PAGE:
John McDonnell April 2012

John McDonnell is MP for Hayes & Harlington

As I write this, I have just got back from a picket line outside Reuters, where the cleaners employed by Rentokil Initial are campaigning for the London Living Wage. It was a typical new style picket line, with drums and music alongside the traditional flags and union banners. The picket was organised by the London Region of the International Workers of the World (IWW), a new union set up in the tradition of the original IWW or “Wobblies” as they became known.

This new resurgence of the IWW was established by activists Chris Ford and Albert Durango to organise the cleaners and other vulnerable workers in sectors where other unions have not risen to the challenge. The IWW has followed the example of the way RMT has organised the cleaners on the London Underground and the intensive work of RMT representatives like the famed and heroic RMT steward known to everyone by her first name, Clara.

Most of these workers originate from Latin America or former Eastern bloc countries. Many have insecure nationality status, limited language skills and little experience of the labour market and working conditions in this country. This makes them wide open to exploitation.

Despite this vulnerability, these determined members of the IWW and RMT are showing what real trade unionism means and how effective unions can be. Their campaigns have involved being able to speak the language and understand the culture of the workers they seek to represent. Recruitment has been achieved by demonstrating that once a person has joined the union they gain the solid protection of the union.

The members of these unions know that the union is on their side. There are no cosy behind the scenes relationships between the union and management and no sweetheart deals. Through persistent pressure on employers – which includes a willingness to negotiate sensibly but strike and demonstrate whenever necessary – the IWW is forcing the pace of companies coming to realise they have to pay the London Living Wage, and the RMT is ensuring that cleaners are increasingly gaining the recognition and pay that other rail workers have achieved.

What does all this say about the potential unions have now and in the future?

It’s fairly obvious. Trade union membership has fallen in this country over the last three decades from 13 million to just above six million. In unions like RMT and PCS, where there is an active rank and file movement, the members have elected a leadership that represents the members and is directly accountable to them. It is these unions that are growing. They are relevant and effective.

In sectors where the traditional unions are not willing to fight for their members and there is no effective rank and file campaigning organisation to enforce accountability on the bureaucracy, the unions are increasingly irrelevant to workers in their workplaces and are in decline. No amount of amalgamations can hide this descent into irrelevance, and blaming anti-trade unions laws is just a fig leaf of an excuse. The IWW has also demonstrated that even the most vulnerable workers are willing to stand up and fight where there is a union that is willing to show strength and leadership.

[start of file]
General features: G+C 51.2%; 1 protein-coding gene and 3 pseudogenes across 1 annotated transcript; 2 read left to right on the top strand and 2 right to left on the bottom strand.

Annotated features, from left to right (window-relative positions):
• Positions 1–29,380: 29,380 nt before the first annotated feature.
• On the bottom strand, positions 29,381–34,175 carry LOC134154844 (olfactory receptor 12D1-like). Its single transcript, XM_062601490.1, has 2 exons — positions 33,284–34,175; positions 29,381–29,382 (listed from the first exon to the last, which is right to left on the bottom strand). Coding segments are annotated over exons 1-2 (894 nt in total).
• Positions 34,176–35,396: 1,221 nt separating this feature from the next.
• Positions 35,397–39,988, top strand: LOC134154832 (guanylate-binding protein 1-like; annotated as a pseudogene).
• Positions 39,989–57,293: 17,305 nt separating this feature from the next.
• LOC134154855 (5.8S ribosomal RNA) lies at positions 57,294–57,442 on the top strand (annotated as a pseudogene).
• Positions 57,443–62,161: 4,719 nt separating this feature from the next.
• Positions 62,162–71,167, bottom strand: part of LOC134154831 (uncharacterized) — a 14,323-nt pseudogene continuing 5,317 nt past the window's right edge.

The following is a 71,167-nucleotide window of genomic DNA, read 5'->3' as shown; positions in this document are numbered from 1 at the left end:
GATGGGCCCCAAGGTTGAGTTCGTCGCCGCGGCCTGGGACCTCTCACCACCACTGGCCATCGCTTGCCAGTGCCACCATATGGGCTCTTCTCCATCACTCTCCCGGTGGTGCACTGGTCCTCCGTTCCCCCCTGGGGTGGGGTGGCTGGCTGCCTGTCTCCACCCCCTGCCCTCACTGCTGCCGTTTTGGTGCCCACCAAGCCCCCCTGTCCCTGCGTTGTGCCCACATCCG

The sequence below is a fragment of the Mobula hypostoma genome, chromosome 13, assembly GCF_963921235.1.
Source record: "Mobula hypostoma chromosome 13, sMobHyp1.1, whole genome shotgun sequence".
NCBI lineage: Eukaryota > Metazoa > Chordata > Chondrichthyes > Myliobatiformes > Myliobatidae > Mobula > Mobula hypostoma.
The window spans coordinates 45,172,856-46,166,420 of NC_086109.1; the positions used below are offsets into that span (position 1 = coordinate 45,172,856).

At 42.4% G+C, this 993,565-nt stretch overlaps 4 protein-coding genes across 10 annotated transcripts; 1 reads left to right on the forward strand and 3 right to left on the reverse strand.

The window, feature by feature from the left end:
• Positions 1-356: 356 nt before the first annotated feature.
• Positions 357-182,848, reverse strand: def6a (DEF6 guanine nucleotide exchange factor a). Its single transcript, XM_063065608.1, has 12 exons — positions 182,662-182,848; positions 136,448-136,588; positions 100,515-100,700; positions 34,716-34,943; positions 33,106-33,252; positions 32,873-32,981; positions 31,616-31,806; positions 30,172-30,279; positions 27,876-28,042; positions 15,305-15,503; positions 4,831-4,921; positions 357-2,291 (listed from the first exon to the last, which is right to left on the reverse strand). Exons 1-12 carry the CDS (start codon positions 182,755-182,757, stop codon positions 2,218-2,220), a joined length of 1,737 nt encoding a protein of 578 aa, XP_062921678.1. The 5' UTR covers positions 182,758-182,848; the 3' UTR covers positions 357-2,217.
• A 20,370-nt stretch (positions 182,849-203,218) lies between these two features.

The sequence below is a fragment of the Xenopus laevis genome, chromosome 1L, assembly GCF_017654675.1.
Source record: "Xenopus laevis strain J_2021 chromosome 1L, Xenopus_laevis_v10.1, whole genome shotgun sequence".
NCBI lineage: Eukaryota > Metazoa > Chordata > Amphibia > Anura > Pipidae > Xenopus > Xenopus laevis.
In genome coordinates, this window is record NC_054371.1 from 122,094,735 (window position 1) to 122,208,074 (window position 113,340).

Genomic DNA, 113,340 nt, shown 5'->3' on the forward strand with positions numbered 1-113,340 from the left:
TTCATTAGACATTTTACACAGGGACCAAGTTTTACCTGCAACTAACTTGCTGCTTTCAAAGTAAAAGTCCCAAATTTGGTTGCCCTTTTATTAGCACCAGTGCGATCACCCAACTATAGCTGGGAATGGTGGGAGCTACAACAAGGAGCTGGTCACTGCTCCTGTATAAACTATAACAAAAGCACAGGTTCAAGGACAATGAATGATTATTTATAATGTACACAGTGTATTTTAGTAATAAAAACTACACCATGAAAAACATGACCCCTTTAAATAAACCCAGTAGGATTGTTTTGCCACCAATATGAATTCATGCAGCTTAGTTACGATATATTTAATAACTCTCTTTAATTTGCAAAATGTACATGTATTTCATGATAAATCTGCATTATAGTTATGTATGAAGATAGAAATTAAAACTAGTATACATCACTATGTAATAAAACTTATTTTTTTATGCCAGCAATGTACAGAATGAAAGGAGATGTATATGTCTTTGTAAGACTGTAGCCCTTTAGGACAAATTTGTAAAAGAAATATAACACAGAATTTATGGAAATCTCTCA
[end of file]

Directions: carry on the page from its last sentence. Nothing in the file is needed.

In the coming period union after union will be asked the question: are you willing to fight or are you going to allow this Government to walk all over your members, cut your wages, pensions, conditions and jobs?

The Coalition is making its position explicit in this year’s budget and the legislative programme which will follow it, which will be outlined in the Queen’s Speech in May. Forcing through regional pay rates to cut the wages of over half the workforce is an “in your face” challenge to the unions. If the Government wants to play hard ball and to fight unions on a regional basis, we must demand an equally serious response from the unions. This means a call for a rolling programme of regional general strikes, co-ordinated across the country, building for national industrial action.

When cowardly trade union leaders argue that their members won’t respond to the call for strike action, don’t just point to the massive response on 30th November last year but point also to the courage and determination of the IWW cleaners. These are people with so little, but willing to risk the little they have to secure justice.

If certain trade union bureaucracies refuse to act to preserve the peaceful enjoyment of their salaries and benefits paid for by their members’ subscriptions, then we must make the call to reclaim our unions  from these sell outs. That will require the development of powerful rank and file movements in each union. It is that issue that we now need to address as a matter of urgency.

  • John McDonnell is MP for Hayes & Harlington and Chair of the Socialist Campaign Group of Labour MPs and the Labour Representation Committee.
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